Kim Beazley must have been onto something with his selection of retired SAS officer Peter Tinley to run for Stirling.
In Estimates hearings on Monday, John Faulkner did what he does best – probed hapless Defence bureaucrats to uncover some political skulduggery.
After May’s budget, Defence printed 5000 copies of a booklet summarising its budget, and sent a few copies each to individual MPs and Senators’ offices. A typical piece of government public relations, one would assume. Initial copies were sent to RSL Clubs and others on the Department’s mailing list. Faulkner’s questions revealed otherwise.
Subsequently, 63,000 copies were printed for Members and Senators. Defence claims not to know who asked for them. They were distributed directly by the printer according to a list provided by Nelson’s office.
But it turns out that fully 37,000 copies of the full colour 16 page A5 publication were distributed to households in the electorate of Stirling. They were paid for by Senator Chris Ellison’s postage allowance.
Defence officials claimed it was not a partisan document. However, through further questioning, it was revealed that the words: “Written and authorised by the honourable Dr Brendan Nelson MP, Minister for Defence, Parliament House, Canberra ACT” and a printer’s imprint were added to the second print run, on the grounds that it was being distributed through MPs’ offices. So Defence claims it wasn’t partisan, but then admitted that they added a printed and authorised because they knew that it would appear political. Which it was.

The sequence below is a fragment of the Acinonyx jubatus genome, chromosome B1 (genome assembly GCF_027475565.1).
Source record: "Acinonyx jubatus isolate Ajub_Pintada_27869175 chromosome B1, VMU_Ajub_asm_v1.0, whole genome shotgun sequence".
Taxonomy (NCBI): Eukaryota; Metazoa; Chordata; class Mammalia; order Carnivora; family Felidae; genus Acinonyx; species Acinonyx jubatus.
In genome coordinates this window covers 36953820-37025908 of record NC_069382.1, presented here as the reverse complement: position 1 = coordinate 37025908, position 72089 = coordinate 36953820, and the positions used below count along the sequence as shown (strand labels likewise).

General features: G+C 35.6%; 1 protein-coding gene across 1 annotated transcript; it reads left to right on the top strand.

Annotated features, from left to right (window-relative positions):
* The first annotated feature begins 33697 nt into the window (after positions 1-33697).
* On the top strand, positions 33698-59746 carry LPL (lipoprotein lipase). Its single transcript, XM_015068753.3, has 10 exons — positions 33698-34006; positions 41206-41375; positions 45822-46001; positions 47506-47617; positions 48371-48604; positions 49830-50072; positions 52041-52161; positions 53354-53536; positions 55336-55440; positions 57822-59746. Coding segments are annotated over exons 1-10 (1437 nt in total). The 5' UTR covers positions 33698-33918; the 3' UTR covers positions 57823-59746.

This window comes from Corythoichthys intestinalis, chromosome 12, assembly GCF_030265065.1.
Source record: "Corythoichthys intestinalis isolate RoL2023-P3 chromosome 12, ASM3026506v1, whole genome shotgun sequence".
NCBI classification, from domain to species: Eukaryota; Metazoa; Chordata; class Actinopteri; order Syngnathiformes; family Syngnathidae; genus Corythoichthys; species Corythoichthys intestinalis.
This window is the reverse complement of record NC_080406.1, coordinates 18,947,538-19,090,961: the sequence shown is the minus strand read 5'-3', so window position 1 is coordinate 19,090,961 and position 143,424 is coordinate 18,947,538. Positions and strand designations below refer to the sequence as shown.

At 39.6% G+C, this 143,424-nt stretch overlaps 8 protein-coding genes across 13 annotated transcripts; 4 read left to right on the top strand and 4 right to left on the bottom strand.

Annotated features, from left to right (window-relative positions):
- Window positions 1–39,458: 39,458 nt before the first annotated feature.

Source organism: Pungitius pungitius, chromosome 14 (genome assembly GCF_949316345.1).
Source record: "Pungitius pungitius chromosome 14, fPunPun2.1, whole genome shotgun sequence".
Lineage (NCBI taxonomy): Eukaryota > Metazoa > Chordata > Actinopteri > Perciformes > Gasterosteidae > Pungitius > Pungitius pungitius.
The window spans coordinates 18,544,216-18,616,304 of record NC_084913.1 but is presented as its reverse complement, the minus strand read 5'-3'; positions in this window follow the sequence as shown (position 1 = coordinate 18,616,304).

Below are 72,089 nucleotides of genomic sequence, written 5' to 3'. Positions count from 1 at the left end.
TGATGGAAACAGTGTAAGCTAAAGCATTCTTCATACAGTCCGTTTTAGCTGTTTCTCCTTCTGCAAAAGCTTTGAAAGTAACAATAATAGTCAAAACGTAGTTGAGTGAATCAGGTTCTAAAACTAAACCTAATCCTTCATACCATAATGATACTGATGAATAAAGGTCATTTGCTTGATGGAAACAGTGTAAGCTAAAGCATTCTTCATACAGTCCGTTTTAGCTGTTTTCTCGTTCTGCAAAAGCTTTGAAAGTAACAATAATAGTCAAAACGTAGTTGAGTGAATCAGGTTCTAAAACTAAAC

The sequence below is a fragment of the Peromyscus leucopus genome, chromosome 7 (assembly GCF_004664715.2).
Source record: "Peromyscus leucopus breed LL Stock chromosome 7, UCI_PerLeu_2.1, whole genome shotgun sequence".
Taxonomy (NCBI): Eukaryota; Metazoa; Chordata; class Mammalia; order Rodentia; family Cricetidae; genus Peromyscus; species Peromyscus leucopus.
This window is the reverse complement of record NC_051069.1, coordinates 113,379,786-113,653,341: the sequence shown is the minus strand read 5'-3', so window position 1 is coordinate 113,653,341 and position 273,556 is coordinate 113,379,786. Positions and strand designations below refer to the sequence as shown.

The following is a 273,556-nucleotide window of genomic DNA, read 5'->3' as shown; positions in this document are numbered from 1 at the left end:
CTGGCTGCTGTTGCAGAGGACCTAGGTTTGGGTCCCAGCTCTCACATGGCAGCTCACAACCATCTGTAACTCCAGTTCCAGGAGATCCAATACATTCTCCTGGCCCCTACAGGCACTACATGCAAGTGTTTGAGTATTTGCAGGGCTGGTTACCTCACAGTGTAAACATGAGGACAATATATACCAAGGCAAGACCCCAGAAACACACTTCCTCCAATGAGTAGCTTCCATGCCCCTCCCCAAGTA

Sources in Western Australia say that Liberal Party polling shows the one term member for Stirling, Michael Keenan, has poor name recognition and that his chances of re-election aren’t looking flash. Billboards appearing around the electorate in recent months suggest that these sources are right, and the Liberal Party is spending up big.
But so apparently is the public purse.
It would seem logical that the Liberals’ polling is also picking up national security as a weakness in marginal electorates like Stirling. Defence is being used to defend the seat. Keenan has previously tried the brilliant tactic of politicising Anzac Day with a glossy brochure distributed in the electorate featuring his Leader’s photo.
Kim Beazley might have rendered his final service to the ALP in his own state with the clever selection of a decorated former Army Officer to contest the poll against Keenan.